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Interview: A speed date with Wet Leg's Rhian Teasdale.

Interview: A speed date with Wet Leg's Rhian Teasdale.

"These four followers need to know what I've had for breakfast today!" declares Wet Leg frontwoman Rhian Teasdale, mocking her own social media habits with the same signature dry wit that's become synonymous with her specifically relatable razor-sharp lyricism ("I don't need no dating app to tell me if I look like crap / To tell me if I'm thin or fat, to tell me should I shave my rat / I don't need no radio, no MTV, no BBC / I just need a bubble bath to set me on a higher path" she lays out in the first-rate anxiety anthem 'Too Late Now').

Today, Teasdale is in town off the back of a sold-out Auckland show and situated in a hotel boardroom, gathering her many trains of thought to discuss Weg Leg's brilliant self-titled debut album, her hate for dating apps, and other important topics of conversation (also available in this month's print zine)...

COUP DE MAIN: Having been known to walk on stage to the song 'Concerning Hobbits' from the 'Lord Of The Rings' soundtrack, how does it feel to be here in New Zealand now?
WET LEG - RHIAN TEASDALE:
It feels very frustrating because I know that we're two hours away from Hobbiton, so we're all pretty pissed off. It feels frustrating! Mainly.

CDM: But you're coming back next year! To play a stadium with Harry Styles!
RHIAN:
Apparently... crazy! It's really hard to envisage. And imagine. Like, people are saying that this thing is gonna happen, but it's just so hard... I've never even been to a show at a stadium, so I don't really know what it's gonna be like playing.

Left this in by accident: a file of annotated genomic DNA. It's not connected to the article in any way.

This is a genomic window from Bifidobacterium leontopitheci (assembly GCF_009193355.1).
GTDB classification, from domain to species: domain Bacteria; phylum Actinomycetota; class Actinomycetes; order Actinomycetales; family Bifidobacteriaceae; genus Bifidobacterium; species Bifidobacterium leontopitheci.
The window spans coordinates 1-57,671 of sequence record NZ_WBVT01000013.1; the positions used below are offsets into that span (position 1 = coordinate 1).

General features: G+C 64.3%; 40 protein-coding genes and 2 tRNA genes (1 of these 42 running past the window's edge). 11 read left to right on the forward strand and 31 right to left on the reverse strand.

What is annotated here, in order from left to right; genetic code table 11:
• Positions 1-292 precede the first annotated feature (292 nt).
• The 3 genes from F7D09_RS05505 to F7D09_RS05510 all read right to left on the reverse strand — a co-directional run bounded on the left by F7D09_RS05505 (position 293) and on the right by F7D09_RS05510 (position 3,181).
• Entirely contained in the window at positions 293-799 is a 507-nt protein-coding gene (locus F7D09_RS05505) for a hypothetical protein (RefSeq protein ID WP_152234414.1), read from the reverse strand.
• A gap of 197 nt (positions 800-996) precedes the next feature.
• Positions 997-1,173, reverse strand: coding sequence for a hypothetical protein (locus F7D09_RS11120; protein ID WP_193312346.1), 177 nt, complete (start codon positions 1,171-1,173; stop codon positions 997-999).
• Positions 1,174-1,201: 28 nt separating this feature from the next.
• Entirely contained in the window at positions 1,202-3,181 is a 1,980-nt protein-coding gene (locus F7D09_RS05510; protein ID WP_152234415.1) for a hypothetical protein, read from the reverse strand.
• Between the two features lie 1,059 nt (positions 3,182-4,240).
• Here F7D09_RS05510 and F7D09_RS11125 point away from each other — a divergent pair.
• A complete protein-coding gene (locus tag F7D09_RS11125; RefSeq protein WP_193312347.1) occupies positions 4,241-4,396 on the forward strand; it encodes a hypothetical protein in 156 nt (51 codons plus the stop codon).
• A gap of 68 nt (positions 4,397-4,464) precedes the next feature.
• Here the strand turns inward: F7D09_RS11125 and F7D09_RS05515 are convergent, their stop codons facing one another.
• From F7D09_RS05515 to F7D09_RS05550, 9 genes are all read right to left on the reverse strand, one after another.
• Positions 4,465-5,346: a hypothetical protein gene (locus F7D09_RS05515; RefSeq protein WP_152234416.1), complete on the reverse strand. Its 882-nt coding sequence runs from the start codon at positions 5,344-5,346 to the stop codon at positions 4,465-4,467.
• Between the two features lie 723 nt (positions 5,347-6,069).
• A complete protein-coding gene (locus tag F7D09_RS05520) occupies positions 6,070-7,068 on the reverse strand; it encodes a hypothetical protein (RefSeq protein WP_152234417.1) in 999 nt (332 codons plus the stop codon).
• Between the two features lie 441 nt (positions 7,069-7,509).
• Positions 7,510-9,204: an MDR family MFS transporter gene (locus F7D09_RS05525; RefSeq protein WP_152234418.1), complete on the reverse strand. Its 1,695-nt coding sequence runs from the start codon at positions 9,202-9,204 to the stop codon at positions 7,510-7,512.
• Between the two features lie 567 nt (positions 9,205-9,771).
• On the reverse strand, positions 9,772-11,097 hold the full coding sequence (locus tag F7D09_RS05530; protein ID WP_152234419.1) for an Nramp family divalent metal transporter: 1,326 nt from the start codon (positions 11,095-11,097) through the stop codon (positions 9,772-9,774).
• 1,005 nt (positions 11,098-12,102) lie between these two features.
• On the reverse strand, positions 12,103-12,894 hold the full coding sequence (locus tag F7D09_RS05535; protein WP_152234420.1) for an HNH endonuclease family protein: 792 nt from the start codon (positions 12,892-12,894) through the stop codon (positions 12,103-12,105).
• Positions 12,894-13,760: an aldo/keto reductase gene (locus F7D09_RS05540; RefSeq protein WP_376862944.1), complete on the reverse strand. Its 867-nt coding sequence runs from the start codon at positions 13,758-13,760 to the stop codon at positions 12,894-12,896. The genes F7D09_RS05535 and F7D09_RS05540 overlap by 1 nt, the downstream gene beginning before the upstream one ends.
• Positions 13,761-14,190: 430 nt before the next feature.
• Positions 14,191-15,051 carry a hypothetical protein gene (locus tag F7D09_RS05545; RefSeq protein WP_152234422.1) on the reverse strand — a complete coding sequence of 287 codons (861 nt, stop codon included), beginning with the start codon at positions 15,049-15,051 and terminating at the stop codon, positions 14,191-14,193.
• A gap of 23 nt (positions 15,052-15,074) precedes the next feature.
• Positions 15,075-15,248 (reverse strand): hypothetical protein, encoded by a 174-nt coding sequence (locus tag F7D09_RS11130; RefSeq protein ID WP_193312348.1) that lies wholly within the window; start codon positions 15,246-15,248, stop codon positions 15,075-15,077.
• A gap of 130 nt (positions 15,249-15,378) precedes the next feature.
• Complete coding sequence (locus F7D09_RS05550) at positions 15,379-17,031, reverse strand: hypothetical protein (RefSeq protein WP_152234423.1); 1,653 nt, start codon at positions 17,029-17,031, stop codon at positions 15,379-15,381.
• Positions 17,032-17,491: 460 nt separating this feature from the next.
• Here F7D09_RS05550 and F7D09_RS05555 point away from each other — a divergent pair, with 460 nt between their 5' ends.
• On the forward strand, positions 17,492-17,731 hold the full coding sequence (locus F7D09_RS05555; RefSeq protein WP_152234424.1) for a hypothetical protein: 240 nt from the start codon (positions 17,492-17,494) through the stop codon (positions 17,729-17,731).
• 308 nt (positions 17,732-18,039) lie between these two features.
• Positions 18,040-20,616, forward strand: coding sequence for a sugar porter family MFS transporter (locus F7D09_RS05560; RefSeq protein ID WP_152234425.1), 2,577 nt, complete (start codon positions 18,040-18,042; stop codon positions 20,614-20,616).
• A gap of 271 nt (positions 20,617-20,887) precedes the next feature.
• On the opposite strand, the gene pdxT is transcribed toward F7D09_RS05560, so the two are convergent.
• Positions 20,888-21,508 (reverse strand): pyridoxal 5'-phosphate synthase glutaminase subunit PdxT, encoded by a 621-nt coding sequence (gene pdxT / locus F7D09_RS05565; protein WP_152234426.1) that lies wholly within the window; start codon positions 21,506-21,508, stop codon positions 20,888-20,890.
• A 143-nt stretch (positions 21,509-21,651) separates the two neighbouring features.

CDM: Well, we will be there. And we'll all be cheering for you.
RHIAN:
Yesss!

CDM: You've said that 'Being In Love' is "about how being in love is not very conducive to doing much of anything else at all." Why do you think love is such an all-consuming emotion/feeling?
RHIAN:
It's really weird that we celebrate it so much and put it on a pedestal. I was reading about it, and I don't know what you'd call it because I'm not a scientist, but there have been studies where they've done brain scans and the patterns in your brain are similar to the patterns of people that have disorders like OCD, so it kind of looks really similar to mental illness. It's kind of weird.

CDM: 'Piece Of Shit', 'Loving You' and 'Ur Mum' are amazing diss tracks. Is writing your way of building a new home for resentment to live in, so that your exes don't live rent-free in your head?